National Bank • January 18 2004
The National Bank Scandal - Part 7
National Bank – the skeleton in the Bank of Valletta’s closet
shareholder with nothing to say? – Nationalist MP Alexander Cachia
winding up of the parliamentary session that was to kill the National
Bank, Opposition Leader Gorg Borg Olivier informed MPs that the Opposition
had heard a different story about the whole sequence of events that
had led to the demise of the National Bank.
Borg Olivier never expounded in Parliament on what he had been told
by shareholders, directors and possibly even relatives of MPs. There
had been little opposition throughout the session. Some would say it
was because he had been given ten minutes in which to study the National
and Tagliaferro Banks Bill beforehand. In other ways, the PN seemed
to have had offered little resistance on the day the Bill was passed.
But it was strange that a Nationalist MP, former Health Minister, Alexander
Cachia Zammit, who was also a National Bank of Malta shareholder, failed
to stir up any concern for the fate of the shareholders in the parliamentary
sessions which were to see the National and Tagliaferro Banks law passed
by both sides of the House.
During the parliamentary session Cachia Zammit asked Mintoff whether
he was only expecting the shares of the estate of Count Alfred Sant
Fournier and Marquis John Scicluna to be transferred to the State in
order to notch up the required two-thirds of shareholders, needed to
ensure the complete transfer of the bank. Over 1,000 shares were at
stake in the Second Hall of the Civil Court case involving the Sant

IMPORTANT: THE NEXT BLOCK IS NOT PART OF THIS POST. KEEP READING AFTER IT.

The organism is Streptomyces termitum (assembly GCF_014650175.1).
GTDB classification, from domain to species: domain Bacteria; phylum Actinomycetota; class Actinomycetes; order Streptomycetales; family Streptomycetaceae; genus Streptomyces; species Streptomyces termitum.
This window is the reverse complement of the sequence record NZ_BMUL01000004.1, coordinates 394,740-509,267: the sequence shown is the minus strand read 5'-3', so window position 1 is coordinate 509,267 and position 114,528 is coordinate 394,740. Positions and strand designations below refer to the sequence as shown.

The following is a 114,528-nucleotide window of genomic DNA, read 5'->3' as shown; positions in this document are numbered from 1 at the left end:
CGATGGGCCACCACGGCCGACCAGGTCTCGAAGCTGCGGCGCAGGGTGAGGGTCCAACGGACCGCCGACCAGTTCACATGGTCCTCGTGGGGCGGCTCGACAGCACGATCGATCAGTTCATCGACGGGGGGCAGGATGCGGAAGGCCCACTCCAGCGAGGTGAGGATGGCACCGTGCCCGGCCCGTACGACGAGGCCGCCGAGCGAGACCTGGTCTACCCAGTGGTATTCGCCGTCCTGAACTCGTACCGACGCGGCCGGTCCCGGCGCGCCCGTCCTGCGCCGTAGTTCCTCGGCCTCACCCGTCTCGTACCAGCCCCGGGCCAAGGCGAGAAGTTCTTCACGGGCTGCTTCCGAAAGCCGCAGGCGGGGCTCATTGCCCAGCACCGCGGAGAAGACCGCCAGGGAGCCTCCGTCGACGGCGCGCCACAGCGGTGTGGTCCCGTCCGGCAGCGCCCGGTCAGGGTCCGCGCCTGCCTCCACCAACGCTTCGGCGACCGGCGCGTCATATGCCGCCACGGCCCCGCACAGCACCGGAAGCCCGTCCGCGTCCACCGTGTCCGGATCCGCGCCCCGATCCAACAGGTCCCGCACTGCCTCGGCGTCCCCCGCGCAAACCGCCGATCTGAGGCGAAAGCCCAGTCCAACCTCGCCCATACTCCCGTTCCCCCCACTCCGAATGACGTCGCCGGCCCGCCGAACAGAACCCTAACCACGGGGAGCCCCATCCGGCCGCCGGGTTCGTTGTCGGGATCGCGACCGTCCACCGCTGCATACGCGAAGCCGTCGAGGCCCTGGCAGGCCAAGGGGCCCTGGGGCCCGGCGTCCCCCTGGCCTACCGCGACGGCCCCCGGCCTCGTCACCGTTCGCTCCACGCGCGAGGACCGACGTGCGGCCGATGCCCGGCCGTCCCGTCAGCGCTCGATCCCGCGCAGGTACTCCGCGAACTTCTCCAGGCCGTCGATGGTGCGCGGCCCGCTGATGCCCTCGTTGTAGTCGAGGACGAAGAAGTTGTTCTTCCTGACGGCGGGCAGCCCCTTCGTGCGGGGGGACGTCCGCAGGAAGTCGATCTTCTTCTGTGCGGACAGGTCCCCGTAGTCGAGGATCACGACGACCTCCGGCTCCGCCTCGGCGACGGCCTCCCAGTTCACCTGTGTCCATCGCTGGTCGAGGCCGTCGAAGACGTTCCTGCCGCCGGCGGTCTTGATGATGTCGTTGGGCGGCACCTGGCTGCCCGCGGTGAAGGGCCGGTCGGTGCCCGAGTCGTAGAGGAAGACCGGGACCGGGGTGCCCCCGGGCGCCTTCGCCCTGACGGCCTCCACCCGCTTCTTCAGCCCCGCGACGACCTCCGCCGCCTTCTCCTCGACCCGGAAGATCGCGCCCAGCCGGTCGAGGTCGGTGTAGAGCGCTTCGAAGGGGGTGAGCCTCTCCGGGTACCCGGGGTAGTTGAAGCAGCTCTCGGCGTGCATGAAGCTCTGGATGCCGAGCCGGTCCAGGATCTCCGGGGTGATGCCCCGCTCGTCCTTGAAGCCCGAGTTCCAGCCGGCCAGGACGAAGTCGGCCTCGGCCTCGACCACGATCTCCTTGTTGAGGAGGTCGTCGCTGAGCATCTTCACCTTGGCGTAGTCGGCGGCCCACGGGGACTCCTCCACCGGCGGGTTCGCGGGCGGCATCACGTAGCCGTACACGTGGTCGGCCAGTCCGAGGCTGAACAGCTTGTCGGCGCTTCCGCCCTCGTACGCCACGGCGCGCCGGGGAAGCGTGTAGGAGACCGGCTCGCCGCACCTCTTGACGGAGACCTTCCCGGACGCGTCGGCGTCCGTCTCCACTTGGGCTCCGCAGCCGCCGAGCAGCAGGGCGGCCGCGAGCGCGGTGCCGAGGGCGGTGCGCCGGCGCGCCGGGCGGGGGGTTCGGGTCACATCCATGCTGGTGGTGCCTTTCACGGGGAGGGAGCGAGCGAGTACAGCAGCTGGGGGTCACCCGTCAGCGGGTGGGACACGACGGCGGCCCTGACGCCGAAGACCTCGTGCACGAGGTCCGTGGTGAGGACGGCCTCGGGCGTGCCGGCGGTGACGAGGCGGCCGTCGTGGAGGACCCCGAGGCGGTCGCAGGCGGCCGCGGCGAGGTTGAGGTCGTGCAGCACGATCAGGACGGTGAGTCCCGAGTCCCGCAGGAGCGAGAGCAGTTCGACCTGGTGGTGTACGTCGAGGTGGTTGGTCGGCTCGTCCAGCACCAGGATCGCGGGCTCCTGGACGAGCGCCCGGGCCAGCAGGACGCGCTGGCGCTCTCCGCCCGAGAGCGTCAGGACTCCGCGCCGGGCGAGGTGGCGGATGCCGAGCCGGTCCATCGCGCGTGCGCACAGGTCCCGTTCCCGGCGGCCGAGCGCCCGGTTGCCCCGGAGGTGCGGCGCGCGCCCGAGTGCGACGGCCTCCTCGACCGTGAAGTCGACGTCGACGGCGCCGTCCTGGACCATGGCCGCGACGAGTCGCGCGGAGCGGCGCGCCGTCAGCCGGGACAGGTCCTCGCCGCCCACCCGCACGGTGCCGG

Fournier and Scicluna estates.
Cachia Zammit also asked Mintoff about the signature the government
was expecting from the National Bank shareholders, in order "to
avoid any misunderstanding." Mintoff started explaining what the
new law he intended passing through Parliament that evening would mean.
Only minutes later news arrived that the Second Hall of the Civil Court
had accepted the share transfer, and Mintoff announced the news amid
applause from his MPs.
Mintoff explained to Cachia Zammit that the reason the signatures were
needed was to ensure Government could proceed to build a new bank out
of the National Bank of Malta, and this warranted the signatures of
the National Bank’s shareholders.
But Cachia Zammit made no attempt to challenge Mintoff’s plans
to take over the bank. He said he wanted to seek clarifications about
the shareholders that had not signed off their shares yet and whether
there was need to deal with those shareholders.
Maybe Cachia Zammit was expecting the court marshals to arrive for his
signature. It was evident from Mintoff’s speech in Parliament
that the marshals had targeted the big shareholders first. Cachia Zammit,
with a minimal two shares according to a 2002 list of National Bank
shareholders, may not even have been approached. And he wanted to know
what would happen to those shareholders who had not signed their shares
"Now they are telling me we have these shares…So this hurdle
appears to be no longer."
Cachia Zammit: "Now I am clear on this position because this was
a very delicate matter, and the fact…"
Mintoff: "We had a misunderstanding."
Cachia Zammit: "… that the Prime Minister said that the Second
Hall had now approved the share transfer…"
Mintoff: "The ones from the Second Hall were a small part, just
some 900 out of 6,000."
Cachia Zammit: "It was enough to reach the two-thirds."